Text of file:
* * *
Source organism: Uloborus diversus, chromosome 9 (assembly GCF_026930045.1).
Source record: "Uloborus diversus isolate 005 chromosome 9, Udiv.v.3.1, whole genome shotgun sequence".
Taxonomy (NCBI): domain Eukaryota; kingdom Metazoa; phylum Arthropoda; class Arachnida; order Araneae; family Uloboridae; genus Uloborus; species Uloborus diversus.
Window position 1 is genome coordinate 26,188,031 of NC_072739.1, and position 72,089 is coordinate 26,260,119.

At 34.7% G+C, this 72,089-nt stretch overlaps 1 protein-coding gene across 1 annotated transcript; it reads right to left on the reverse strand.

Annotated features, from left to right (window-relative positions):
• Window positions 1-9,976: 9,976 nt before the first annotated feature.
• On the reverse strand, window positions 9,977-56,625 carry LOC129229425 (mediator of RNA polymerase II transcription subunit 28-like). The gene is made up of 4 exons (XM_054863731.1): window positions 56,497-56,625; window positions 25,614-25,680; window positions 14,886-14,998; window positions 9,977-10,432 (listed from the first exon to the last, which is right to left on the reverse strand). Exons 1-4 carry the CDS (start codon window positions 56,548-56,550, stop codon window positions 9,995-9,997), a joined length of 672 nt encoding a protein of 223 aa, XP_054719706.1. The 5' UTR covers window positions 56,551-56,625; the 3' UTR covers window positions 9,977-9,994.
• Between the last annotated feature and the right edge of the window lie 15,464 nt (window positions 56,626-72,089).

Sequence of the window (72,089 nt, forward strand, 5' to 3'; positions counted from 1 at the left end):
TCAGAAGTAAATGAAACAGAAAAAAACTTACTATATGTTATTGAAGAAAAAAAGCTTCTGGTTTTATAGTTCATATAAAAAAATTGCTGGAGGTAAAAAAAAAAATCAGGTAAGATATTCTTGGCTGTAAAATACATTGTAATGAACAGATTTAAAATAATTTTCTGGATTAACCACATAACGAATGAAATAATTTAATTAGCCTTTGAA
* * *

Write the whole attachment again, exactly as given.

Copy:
Source organism: Uloborus diversus, chromosome 9 (assembly GCF_026930045.1).
Source record: "Uloborus diversus isolate 005 chromosome 9, Udiv.v.3.1, whole genome shotgun sequence".
Taxonomy (NCBI): domain Eukaryota; kingdom Metazoa; phylum Arthropoda; class Arachnida; order Araneae; family Uloboridae; genus Uloborus; species Uloborus diversus.
Window position 1 is genome coordinate 26,188,031 of NC_072739.1, and position 72,089 is coordinate 26,260,119.

At 34.7% G+C, this 72,089-nt stretch overlaps 1 protein-coding gene across 1 annotated transcript; it reads right to left on the reverse strand.

Annotated features, from left to right (window-relative positions):
• Window positions 1-9,976: 9,976 nt before the first annotated feature.
• On the reverse strand, window positions 9,977-56,625 carry LOC129229425 (mediator of RNA polymerase II transcription subunit 28-like). The gene is made up of 4 exons (XM_054863731.1): window positions 56,497-56,625; window positions 25,614-25,680; window positions 14,886-14,998; window positions 9,977-10,432 (listed from the first exon to the last, which is right to left on the reverse strand). Exons 1-4 carry the CDS (start codon window positions 56,548-56,550, stop codon window positions 9,995-9,997), a joined length of 672 nt encoding a protein of 223 aa, XP_054719706.1. The 5' UTR covers window positions 56,551-56,625; the 3' UTR covers window positions 9,977-9,994.
• Between the last annotated feature and the right edge of the window lie 15,464 nt (window positions 56,626-72,089).

Sequence of the window (72,089 nt, forward strand, 5' to 3'; positions counted from 1 at the left end):
TCAGAAGTAAATGAAACAGAAAAAAACTTACTATATGTTATTGAAGAAAAAAAGCTTCTGGTTTTATAGTTCATATAAAAAAATTGCTGGAGGTAAAAAAAAAAATCAGGTAAGATATTCTTGGCTGTAAAATACATTGTAATGAACAGATTTAAAATAATTTTCTGGATTAACCACATAACGAATGAAATAATTTAATTAGCCTTTGAA